Nombre científico: Crotalus simus
Familia: Viperidae Family
Nombre común: Central American rattlesnake
The Central American Rattlesnake is large, it can grow up to 180 cm, but the average adult ranges between 100 and 120 cm. It has a robust body, a relatively small head, not too differentiated from the neck, a round snout and an evident spinal crest on the first third of the body. The dorsal scales are strongly keeled and protuberant, which gives it a rough appearance. It has a light brown to cream-colored base, with an adorned pattern of dark rhomboidal designs on the back. Its most relevant characteristic is the presence of a rattle. This structure consists of a series of hollow, interlocked segments, which shake against each other when the snake vibrates its tail, producing the strong defensive sound so characteristic of the Rattlesnake.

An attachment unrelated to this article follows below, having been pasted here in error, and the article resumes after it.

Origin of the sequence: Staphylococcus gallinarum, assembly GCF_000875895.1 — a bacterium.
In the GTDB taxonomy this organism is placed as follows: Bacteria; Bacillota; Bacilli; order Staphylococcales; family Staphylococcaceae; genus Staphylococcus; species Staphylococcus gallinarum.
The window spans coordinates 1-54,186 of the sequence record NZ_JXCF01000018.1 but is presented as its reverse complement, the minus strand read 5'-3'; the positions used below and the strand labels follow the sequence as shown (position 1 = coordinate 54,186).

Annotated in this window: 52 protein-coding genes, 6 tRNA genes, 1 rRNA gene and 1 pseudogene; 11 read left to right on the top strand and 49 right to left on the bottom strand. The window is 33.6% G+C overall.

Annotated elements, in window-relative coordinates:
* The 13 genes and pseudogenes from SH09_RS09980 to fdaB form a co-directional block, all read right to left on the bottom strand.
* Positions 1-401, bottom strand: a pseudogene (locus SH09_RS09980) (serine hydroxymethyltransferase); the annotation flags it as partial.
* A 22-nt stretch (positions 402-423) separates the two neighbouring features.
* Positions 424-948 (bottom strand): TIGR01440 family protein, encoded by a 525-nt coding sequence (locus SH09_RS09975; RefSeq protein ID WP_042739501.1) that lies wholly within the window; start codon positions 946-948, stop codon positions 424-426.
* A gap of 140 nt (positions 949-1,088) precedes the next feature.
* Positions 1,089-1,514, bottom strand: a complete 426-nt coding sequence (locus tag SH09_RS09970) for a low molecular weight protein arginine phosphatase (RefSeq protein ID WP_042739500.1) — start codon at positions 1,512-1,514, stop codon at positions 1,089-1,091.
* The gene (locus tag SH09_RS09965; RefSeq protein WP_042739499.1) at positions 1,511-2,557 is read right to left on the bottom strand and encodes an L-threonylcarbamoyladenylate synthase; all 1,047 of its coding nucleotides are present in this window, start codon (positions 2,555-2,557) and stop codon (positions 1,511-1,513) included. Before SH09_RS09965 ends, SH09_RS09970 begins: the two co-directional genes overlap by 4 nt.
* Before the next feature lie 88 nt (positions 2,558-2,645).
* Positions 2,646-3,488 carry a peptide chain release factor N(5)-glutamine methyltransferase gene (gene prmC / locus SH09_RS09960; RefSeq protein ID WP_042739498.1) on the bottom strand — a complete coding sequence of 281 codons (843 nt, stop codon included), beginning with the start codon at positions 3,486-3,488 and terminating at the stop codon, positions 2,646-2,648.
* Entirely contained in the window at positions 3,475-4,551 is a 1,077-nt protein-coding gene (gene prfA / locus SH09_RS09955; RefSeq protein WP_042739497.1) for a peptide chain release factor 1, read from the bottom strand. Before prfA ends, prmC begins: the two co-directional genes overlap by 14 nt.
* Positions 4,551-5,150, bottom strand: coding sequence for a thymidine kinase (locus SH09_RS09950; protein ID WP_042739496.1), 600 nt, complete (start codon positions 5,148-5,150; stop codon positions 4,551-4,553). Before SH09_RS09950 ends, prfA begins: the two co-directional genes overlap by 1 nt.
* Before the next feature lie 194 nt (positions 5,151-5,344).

For a long time the tropical Rattlesnake was considered a species widely found from the south of Mexico to Argentina; but, today this idea has changed due to the recent evidence that in fact, this is a group of related species. In Costa Rica, the species known as Crotalus simus, can be found, which is a species distributed throughout the dry regions of Central America.
The Rattlesnake lives in the low lands of the provinces of Guanacaste and the north of Puntarenas, where it is relatively common on the edges of forests and unperturbed areas.